I know what you mean about the tail lights. I have already cleaned up the original honeycomb plastic and painted that. I may now pull the tail lights out and mask them and repaint the black... Then the back section will look so much better. Am using a saturn paint..
Re the retainers, yes the seals were all bad. I removed them and used some rubber seals from some self tapping Tek screws that have seals on them. I removed the seal from the Tek screw and placed them on the stud before adding the Ford acorn nuts. My car is fairly original so has all but 2 of the acorn nuts.

Looking at your pictures are there rubber washers on both sides?

I was looking at buying a set of retainers and nuts but they did not come with the acorn nuts so did not bother and all mine are ok..

Thanks for everyone's help / info. Most appreciated.
 
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Hey Brendan,
You'll like the look of that new molding and paint. You will be okay as long as you don't compare your taillight lens to new ones. The red plastic darkens a little from age and 50 years of dirt and grime. I noticed when checking that no two vendors seem to offer the same hardware with the moldings, while some even make it an extra cost item. Unfortunately, the OE acorn nuts with the sealant are no longer available from Ford.
There was only one seal on the molding retainer (which was part of the molding retainer and not available separately), and sealed the hole on the taillight panel from the outside. The soft seal on the acorn nut sealed the panel from the inside. I have used a 3M soft rope type seal (3M-8578) to seal small items, such as the acorn nut. We used a lot of this product both in the main and body shop. It stays pliable and doesn't dry out or crumble over time like some of the other similar sealants I've used. Just make sure they are sealed. Water seems to be able to find the slightest of holes in these vehicles. I fought water leaks on Money Pit # 1 for a year. It had the typical tail light leaks, and I found several leaks from missing seals from when the tail light panel was replaced before I owned her. You can probably find the 3M or similar type product in a smaller size at auto parts, paint supply, or a hardware store.
Good luck with your project, and please show us some "After" pictures.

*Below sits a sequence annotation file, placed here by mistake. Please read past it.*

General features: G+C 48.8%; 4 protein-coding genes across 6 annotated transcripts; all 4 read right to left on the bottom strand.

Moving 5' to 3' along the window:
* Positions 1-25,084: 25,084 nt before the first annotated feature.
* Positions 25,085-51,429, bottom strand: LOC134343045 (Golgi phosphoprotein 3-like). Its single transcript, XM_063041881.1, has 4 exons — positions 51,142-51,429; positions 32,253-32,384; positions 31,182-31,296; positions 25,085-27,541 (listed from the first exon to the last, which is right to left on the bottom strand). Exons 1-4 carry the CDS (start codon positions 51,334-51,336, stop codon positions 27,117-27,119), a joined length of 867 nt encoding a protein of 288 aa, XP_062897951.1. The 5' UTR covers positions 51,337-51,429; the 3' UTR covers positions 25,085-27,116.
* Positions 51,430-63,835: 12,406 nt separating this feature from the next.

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bdennis

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Steve, thanks for the info..
I had only added a seal on 1 side.. I will go to the local hardware store and see what I can find.
 
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Glad it's coming together for you.
When mine were done, I used 3M sealing strip for the attachments. Actually, I used it on all bolt attachments, bumper etc.
Moving on to the taillights. Theses have always been a source of problems. My car is all original steel except the taillight panel that had to be replaced due to pin holes around the lights from the taillights leaking. What I did was to strip them completely, very carefully I might add. That way I was able to use clear RTV on the back side of the bright parts because I suspected water can seep through and into the trunk. I used a product we have here called Automotive GOOP to reassemble the lights rather than the glue like "stuff" the factory used. I love that stuff! For the lenses, believe it or not, BRAKE FLUID works wonderfully to remove overspray and gunk from the acrylic. Just don't get it on any paint work. Make sure to wash with hot water and dish soap.
I also went one step further and yes, it will make light removal a core, but I used black seam sealer around the assemblies. Water ain't getting in now!
 

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Mike and Kevin could give master classes on how to restore these cars. Fine work, Gentlemen!
 

JJU9507

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Body shop supplies have a self etching primer black for a good base, too.